Foreign trade on import of capital goods goes up

A significant rise in import of capital goods for infrastructure development and the fast-growing transport, construction and telecommunication sectors widened the country’s trade deficit to $1.2 billion in third of the year.

A significant rise in import of capital goods for infrastructure development and the fast-growing transport, construction and telecommunication sectors widened the country’s trade deficit to $1.2 billion in third of the year.

Figures released by National Institute of Statistics Rwanda (NISR) indicate that the country spent about $1.3 billion on imports while exports brought in $139 million—leaving a balance of payment deficit of about $1.2 billion up from $341.7 in the third quarter of 2012.

According to Vital Habinshuti, the principal trade statistician at NISR, on-going improvement in the country’s investment climate has resulted in accelerated growth in sectors such as transport, construction, infrastructure and telecommunication. This, he said, had encouraged investors to import more equipment and other capital goods to scale-up their investments.

“There was a big increase in importation of vehicles which lead to increased imports of petroleum products; [while] importation of mobile phones, Portland cement and other construction materials almost doubled,” he said.

The country also witnessed a rise in fertilizer imports for the expanding agriculture sector.

Policymakers say the rise in the demand for capital goods was caused by the ease of doing business in Rwanda as investors expand their operations and necessitating importation of more inputs that are not manufactured locally.

Despite the increase in the trade deficit, the export sector performed well—bringing in $139 million compared to $110.2 earned during the same period last year.

Re-exports also grew as the country’s business contacts with the rest of the world continue to expand. Figures show that $33million came in from re-export of mainly kerosene, motor spirit (gasoline) and motor spare parts to Tanzania and the Democratic Republic of Congo.

These developments saw Rwanda’s total trade increased from $600.1m in third quarter of 2012 to $1,509.45m during the third quarter of this year.

Minerals seem to be coming up to play a big role in the country’s export trade with Niobium and Tin ores fetching $43.95 million during the period under review. Raw coffee, the country’s traditional export, brought in $17.03 million to become the country’s single main foreign exchange earner during the third quarter of 2013.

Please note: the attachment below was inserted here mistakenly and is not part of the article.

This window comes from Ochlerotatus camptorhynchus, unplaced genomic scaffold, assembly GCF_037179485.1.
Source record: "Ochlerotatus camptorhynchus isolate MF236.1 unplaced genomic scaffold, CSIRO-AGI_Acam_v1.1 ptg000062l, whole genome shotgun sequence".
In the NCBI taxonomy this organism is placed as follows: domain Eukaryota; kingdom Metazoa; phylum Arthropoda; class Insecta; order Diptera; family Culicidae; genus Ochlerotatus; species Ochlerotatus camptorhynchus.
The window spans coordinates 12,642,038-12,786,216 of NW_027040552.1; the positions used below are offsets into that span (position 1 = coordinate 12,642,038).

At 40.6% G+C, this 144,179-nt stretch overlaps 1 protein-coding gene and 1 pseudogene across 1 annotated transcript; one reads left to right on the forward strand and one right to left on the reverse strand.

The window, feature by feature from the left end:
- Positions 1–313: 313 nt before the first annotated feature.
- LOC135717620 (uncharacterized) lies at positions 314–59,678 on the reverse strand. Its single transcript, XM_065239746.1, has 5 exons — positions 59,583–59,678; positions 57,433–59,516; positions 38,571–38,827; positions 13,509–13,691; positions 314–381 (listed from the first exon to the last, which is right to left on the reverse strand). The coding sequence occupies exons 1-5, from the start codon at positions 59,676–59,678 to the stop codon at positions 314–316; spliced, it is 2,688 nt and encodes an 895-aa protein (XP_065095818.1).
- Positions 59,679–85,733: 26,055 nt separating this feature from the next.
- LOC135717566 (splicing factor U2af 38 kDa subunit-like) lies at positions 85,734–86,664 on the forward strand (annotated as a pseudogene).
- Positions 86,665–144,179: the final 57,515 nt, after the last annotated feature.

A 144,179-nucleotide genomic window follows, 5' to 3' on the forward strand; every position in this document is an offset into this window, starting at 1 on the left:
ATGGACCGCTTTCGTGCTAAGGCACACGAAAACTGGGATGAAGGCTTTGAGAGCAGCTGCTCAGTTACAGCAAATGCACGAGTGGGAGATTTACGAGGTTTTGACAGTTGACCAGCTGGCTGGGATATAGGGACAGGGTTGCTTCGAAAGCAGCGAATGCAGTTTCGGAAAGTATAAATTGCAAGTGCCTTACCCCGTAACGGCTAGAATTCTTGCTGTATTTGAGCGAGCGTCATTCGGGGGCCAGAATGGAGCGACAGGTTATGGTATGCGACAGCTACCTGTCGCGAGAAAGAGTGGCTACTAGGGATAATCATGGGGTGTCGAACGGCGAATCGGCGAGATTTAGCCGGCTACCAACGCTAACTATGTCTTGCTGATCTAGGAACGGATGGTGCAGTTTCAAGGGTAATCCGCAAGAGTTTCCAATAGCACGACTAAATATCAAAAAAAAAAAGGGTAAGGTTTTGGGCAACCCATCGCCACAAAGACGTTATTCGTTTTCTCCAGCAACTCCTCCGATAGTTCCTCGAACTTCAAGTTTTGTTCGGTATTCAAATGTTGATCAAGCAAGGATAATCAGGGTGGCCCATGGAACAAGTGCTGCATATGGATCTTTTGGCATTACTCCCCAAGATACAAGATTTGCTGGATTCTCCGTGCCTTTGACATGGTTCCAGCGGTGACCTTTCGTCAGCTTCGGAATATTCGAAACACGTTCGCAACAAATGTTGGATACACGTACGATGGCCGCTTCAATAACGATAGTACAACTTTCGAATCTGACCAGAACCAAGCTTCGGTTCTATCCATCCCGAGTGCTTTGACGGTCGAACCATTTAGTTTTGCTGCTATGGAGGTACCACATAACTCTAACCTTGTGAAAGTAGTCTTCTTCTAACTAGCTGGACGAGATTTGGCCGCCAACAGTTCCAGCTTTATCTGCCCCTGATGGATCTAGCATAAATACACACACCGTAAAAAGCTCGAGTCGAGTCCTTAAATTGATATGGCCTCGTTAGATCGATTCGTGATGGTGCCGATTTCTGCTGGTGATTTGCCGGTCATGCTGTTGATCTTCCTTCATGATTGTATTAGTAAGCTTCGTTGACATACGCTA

On the import side, oil products for light and high speed engines dominated the list with $792.66 million spent on the items during the period under review. The import bill for 55cc diesel or semi diesel engine consumed about $129.5 million.

The country’s expenditure on imports also increased by 196 per cent in current price terms in the third quarter of 2013 compared to the same quarter of 2012.

Unlike in the first two quarters of 2013, when DR Congo was leading destination for Rwanda’s re-exports, Tanzania topped the list during the third quarter of 2013 with goods worth $11.3million re-exported to the eastern neighbour. DR Congo came second with $10.9 million worth of re-exports. The fact that Rwanda now re-exports to countries such as Kenya and Ethiopia underpins the country’s growing share in regional trade.

Asian influence

Africa continues to be the first destination of exports and re-exports from Rwanda for the period under consideration accounting for over 84 per cent of total exports in all quarters.

Regarding trade with regional blocs, Rwanda’s trade balance with Southern Africa Development Community (SADC countries) was balanced in the third quarter of 2013.

Asia remains the main source of the country’s imports with the United Arab Emirates, China and Japan topping the list. For example, $810.31 million was spent on imports from the Arab Emirates $ 141.62 million and C $ 67.82 million from China during the third quarter of 2013.

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